There would also be workshops to engage the public with paid scholarships for disabled participants.

Screenshot, The application for Rein received “enthusiastic support” from Tramway-based arts charity Take Me Somewhere.

Creative Scotland has so far recovered £67,741 of the grants.

The arts body decided not to reclaim the £8,359 already spent, mainly on subcontracted freelancers, “in the interest of protecting the often precarious incomes” of these workers.

Among them was a British Sign Language translator who made a video version of the casting announcement describing the explicit acts that would be part of the performance.

Financing and support of associations

Supporting partners on the project included Creative Scotland-funded arts and education charities Take Me Somewhere and The Work Room, which together ran three weeks of development days for Rein in 2022 and 2023 and offered further support.

Both are based at The Tramway, a public art venue funded by Creative Scotland and owned by Glasgow Life, the charity that runs Glasgow City Council’s leisure facilities.

In a letter of support sent to Creative Scotland alongside the funding application, Take Me Somewhere confirmed its “enthusiastic support for Leonie Rae Gasson’s Rein project”.

He said he was offering his own “financial and in-kind support package” for Rein.

Take Me Somewhere, which received almost £800,000 in funding from Creative Scotland between 2020 and 2023, had initially invited Gasson to perform Rein at its festival last October.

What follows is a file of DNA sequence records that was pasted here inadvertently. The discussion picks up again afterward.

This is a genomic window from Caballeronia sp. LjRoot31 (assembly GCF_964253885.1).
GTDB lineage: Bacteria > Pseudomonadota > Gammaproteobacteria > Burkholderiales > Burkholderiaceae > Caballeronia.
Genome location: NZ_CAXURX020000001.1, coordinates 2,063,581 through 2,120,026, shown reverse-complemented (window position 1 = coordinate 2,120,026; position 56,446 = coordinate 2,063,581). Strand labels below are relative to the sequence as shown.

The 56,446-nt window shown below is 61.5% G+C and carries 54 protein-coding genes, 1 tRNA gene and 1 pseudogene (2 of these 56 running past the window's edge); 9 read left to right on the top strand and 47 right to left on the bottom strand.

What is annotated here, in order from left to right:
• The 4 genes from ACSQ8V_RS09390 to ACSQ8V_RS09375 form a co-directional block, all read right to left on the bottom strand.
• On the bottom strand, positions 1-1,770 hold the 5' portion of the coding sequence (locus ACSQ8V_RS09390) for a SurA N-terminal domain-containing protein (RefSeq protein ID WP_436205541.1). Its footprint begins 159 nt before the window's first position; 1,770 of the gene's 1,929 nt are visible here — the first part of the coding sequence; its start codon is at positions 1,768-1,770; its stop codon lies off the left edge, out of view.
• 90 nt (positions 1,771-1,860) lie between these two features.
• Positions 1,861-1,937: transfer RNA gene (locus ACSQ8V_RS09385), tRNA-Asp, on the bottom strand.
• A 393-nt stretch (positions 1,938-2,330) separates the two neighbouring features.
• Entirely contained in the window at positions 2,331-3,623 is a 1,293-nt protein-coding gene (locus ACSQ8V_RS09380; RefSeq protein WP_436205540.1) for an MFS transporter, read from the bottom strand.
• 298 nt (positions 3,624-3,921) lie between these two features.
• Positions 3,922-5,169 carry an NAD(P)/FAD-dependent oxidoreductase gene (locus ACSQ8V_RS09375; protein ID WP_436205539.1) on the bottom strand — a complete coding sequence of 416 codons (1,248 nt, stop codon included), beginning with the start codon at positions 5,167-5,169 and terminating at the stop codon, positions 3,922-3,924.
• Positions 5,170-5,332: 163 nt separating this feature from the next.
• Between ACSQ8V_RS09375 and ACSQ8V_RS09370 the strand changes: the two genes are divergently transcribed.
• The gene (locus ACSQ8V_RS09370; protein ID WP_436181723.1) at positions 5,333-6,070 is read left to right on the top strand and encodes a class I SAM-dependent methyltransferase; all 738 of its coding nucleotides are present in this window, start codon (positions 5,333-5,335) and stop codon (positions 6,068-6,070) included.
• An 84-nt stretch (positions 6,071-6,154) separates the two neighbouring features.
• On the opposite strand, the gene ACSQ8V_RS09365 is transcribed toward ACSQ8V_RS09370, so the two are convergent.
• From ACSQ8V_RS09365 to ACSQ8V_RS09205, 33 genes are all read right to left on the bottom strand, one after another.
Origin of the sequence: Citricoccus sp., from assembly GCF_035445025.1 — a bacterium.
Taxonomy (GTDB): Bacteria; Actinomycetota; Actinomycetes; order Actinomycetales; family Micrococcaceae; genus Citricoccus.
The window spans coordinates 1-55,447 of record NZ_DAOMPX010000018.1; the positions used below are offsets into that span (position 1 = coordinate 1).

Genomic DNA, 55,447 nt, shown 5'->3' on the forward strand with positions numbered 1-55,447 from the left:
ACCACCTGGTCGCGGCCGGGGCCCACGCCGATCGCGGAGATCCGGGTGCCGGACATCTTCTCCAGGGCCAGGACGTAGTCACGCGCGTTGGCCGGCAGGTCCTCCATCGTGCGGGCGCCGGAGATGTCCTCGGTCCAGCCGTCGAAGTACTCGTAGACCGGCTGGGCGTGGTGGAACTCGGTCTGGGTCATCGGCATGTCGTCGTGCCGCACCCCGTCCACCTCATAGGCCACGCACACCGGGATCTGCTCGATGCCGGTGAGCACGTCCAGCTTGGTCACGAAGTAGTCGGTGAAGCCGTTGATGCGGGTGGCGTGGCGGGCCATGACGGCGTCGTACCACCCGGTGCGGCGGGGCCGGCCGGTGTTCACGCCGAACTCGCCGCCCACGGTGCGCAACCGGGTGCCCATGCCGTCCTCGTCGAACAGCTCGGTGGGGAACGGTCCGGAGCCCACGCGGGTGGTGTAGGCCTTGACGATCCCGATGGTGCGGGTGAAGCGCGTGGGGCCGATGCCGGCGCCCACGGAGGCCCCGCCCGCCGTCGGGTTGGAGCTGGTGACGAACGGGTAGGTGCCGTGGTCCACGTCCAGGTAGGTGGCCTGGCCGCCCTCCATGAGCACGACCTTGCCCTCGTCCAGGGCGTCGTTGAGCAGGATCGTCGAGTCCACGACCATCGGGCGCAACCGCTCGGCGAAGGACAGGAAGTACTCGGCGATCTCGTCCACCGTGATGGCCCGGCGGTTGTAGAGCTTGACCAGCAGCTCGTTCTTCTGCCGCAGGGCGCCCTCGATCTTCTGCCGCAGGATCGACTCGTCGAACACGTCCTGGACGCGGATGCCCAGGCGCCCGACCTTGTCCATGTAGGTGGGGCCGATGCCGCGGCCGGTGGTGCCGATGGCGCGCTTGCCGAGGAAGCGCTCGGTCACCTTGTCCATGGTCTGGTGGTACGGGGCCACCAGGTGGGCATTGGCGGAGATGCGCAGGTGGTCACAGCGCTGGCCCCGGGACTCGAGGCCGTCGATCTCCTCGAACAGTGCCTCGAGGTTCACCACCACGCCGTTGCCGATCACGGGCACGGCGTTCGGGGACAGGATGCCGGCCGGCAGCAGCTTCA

The Work Room has received over £1.8 million from Creative Scotland since November 2020, including grants for inclusive and “anti-ableist” dance practice.

Screenshot, Gasson’s previous work explored sexuality on stage.

Ms Gasson, who is from London and lives in Glasgow, worked at the Royal Conservatoire of Scotland until April and has worked with the National Theater of Scotland and the Tron Theatre.

Her previous work includes a project at the Traverse Theater with Lyceum Youth Theater in which “teenagers and a child” take items from audience members’ bags and make sex toys with them.

Robertson expressed concern about the new details that emerged Tuesday.

He said: “Based on the information we have just seen today, I have several questions about how this project was awarded funding in the first place.

“I have requested an urgent meeting with the chief executive and chairman of Creative Scotland to understand how the current situation has unfolded and to discuss how confidence in the organization can be restored.”

Scottish Conservative deputy leader Meghan Gallacher said Creative Scotland had “some serious explaining to do” and added that Robertson was ultimately responsible.

“It appears they have misled the public about this scandal, in an attempt to cover up their terrible error in judgment in awarding funding to this project,” he said.

“The attempted cover-up is more inexcusable than the original poor decision-making. “As a publicly funded body, Creative Scotland has a duty not only to spend taxpayers’ money wisely, but also to be fully transparent about how it does so.”

Gasson declined to speak to BBC Scotland.